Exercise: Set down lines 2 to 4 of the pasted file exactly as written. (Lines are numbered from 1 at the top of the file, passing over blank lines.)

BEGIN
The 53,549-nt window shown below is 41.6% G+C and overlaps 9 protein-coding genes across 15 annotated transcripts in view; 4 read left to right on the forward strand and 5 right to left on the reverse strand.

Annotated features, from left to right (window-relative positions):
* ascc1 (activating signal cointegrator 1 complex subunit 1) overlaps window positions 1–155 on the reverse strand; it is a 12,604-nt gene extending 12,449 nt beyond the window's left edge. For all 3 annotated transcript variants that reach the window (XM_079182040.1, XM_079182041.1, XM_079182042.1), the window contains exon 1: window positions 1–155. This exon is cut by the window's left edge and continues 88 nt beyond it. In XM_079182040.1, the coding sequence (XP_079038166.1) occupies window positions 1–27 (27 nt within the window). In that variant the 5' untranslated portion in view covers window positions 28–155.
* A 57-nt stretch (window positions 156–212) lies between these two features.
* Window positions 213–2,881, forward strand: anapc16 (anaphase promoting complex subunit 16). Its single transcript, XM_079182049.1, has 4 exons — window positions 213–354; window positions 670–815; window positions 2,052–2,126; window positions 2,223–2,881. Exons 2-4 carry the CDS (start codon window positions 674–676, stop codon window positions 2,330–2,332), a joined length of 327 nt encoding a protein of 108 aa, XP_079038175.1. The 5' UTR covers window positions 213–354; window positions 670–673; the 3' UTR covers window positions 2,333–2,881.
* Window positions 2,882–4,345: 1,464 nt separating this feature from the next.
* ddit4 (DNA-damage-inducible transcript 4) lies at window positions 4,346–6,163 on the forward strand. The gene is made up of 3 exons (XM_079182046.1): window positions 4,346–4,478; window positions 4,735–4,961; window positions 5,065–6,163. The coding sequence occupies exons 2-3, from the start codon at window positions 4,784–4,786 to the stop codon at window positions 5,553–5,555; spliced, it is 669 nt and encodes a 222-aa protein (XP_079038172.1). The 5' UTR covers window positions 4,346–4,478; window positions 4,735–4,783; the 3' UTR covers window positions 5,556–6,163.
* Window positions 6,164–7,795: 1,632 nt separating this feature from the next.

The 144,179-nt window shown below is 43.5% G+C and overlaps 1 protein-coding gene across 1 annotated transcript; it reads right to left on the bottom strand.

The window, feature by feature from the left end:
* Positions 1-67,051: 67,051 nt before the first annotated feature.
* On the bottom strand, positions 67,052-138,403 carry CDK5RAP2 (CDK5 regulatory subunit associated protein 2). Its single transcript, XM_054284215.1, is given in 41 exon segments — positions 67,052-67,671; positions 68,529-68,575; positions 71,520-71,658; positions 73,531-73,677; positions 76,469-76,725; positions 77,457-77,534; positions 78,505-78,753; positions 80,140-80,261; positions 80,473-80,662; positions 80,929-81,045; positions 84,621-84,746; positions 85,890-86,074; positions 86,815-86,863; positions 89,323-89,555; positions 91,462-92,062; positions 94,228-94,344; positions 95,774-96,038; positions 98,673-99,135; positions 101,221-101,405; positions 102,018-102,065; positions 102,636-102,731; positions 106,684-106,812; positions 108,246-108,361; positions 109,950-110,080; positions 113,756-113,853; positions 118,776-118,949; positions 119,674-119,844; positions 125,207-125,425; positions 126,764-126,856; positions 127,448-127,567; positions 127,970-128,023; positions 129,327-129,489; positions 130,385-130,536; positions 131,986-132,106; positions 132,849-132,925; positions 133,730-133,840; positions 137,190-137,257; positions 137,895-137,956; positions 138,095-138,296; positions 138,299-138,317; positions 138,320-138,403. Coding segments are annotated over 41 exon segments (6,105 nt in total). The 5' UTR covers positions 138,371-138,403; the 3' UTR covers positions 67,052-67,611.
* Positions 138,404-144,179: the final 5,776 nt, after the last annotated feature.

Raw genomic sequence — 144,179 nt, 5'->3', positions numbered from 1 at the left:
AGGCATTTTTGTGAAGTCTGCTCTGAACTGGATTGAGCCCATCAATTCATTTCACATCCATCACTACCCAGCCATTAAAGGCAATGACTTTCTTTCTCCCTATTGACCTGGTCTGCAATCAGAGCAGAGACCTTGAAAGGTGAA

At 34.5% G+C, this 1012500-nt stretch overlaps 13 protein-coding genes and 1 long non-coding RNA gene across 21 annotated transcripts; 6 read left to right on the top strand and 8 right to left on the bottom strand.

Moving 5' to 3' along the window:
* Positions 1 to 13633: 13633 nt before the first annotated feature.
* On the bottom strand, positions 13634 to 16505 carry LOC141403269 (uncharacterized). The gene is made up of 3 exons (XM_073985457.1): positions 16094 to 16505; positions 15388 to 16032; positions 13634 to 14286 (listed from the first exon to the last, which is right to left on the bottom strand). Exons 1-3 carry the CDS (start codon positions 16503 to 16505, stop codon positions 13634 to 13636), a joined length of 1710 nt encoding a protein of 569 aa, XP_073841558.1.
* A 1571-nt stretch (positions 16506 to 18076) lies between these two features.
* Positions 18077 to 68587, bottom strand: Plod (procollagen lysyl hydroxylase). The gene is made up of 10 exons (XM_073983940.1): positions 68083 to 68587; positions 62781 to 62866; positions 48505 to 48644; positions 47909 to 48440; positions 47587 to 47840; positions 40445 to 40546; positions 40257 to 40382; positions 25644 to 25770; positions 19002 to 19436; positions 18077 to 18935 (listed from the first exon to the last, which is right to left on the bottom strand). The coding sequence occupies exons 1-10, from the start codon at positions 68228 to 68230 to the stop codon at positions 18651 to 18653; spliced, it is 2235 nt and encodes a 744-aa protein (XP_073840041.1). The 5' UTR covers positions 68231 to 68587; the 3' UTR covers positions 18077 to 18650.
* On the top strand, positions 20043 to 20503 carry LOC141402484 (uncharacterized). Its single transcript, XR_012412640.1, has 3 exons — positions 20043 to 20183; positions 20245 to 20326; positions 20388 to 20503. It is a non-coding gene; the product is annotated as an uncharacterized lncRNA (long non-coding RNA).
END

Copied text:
Annotated features, from left to right (window-relative positions):
* ascc1 (activating signal cointegrator 1 complex subunit 1) overlaps window positions 1–155 on the reverse strand; it is a 12,604-nt gene extending 12,449 nt beyond the window's left edge. For all 3 annotated transcript variants that reach the window (XM_079182040.1, XM_079182041.1, XM_079182042.1), the window contains exon 1: window positions 1–155. This exon is cut by the window's left edge and continues 88 nt beyond it. In XM_079182040.1, the coding sequence (XP_079038166.1) occupies window positions 1–27 (27 nt within the window). In that variant the 5' untranslated portion in view covers window positions 28–155.
* A 57-nt stretch (window positions 156–212) lies between these two features.